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Property sector rated 'neutral', sentiment subdued due to macro, sector-specific challenges [12-09-2013]  
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Maybank Investment Bank (IB) Research has downgraded the property sector to “neutral” from “overweight” due to the headwinds it is facing, which ranges from the likelihood of further cooling measures and dwindling catalysts due to the potential deferment of certain large infrastructure and property projects to the possible delay in mega listings.

Hong Leong Investment Bank (HLIB) Research shared the sentiment that the sector was imbued by “subdued sentiment” due to the macro and sector-specific challenges, such as concerns over an oversupply in the property market that would cap the near-term performance of the Kuala Lumpur Property Index. The index has declined 17% from its peak since end-May.

Maybank IB Research analyst Wong Wei Sum wrote in her report: “The listing of Iskandar Waterfront Holdings Sdn Bhd (IWH) is very likely delayed to the first half of 2014.

Meanwhile, IOI Corp Bhd is still confident of re-listing property arm IOI Properties by December, despite difficulties in securing bondholder approval at this stage.

The listing of IWH and the re-listing of IOI Properties would result in a re-rating of existing players, especially Iskandar Malaysia stocks.”

She expects interest in property stocks to remain lacklustre in the short term in the absence of sector catalysts amid policy overhang issues.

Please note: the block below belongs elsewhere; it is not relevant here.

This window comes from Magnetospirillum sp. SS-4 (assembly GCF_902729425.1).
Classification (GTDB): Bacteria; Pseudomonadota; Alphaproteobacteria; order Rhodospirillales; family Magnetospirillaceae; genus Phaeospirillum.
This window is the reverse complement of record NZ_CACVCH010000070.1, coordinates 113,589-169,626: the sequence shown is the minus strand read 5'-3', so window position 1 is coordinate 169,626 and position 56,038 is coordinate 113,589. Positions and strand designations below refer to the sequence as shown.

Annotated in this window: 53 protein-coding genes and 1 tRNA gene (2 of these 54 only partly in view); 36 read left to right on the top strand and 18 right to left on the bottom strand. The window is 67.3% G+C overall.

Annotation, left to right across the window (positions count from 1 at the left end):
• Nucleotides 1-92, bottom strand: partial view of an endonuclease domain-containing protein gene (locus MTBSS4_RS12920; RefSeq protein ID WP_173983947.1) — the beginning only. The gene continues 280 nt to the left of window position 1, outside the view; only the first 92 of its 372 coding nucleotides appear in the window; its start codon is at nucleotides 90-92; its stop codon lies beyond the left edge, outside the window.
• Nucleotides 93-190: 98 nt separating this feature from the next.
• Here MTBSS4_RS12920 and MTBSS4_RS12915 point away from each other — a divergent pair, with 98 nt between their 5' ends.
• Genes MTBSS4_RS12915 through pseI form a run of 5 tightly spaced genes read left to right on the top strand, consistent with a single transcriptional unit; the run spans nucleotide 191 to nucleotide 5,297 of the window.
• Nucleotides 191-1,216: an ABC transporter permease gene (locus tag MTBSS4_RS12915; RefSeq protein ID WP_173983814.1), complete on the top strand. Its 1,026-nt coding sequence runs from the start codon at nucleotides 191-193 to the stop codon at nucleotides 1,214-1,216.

“Sentiment towards developers should stay weak in the run-up to Budget 2014 in October, and may only improve after more clarity on Government policy and mega-projects post-Budget,” she said. She also pointed out the possibility of the Government raising stamp duties, adding, however, that the measures taken would aim at curbing speculation while promoting home ownership.

In a note to investors, HLIB Research analyst Sean Lim said statistics from the National Property Information Centre suggested that housing starts in Selangor and Johor had outpaced actual transactions, which reaffirms the concerns of an oversupply.

“We reckon that the high-rise, high-end segment (more than RM700,000 per unit) would feel the brunt of the potential cooling measures by the Government and Bank Negara, as these are developer interest-bearing scheme (DIBS)-financed,” he said.

He pointed out that UOA Development Bhd featured DIBS in almost all its projects, while Mah Sing Group Bhd and UEM Sunrise Bhd were estimated to have an exposure of 30% to 40%.

Meanwhile, landed properties were still enjoying resilient demand supported by owner-occupiers, he said, adding that the brokerage liked Matrix Concept Holdings Bhd and Glomac Bhd for their well-received township developments.

He noted that property as a hedge against inflation following the hike in the petrol price and the strong Singapore dollar against the ringgit that might lure more buyers from the city-state were some of the catalysts, although immediate effect from infrastructure-related catalysts would be limited.

Lim maintained a “neutral” weighting on the sector.

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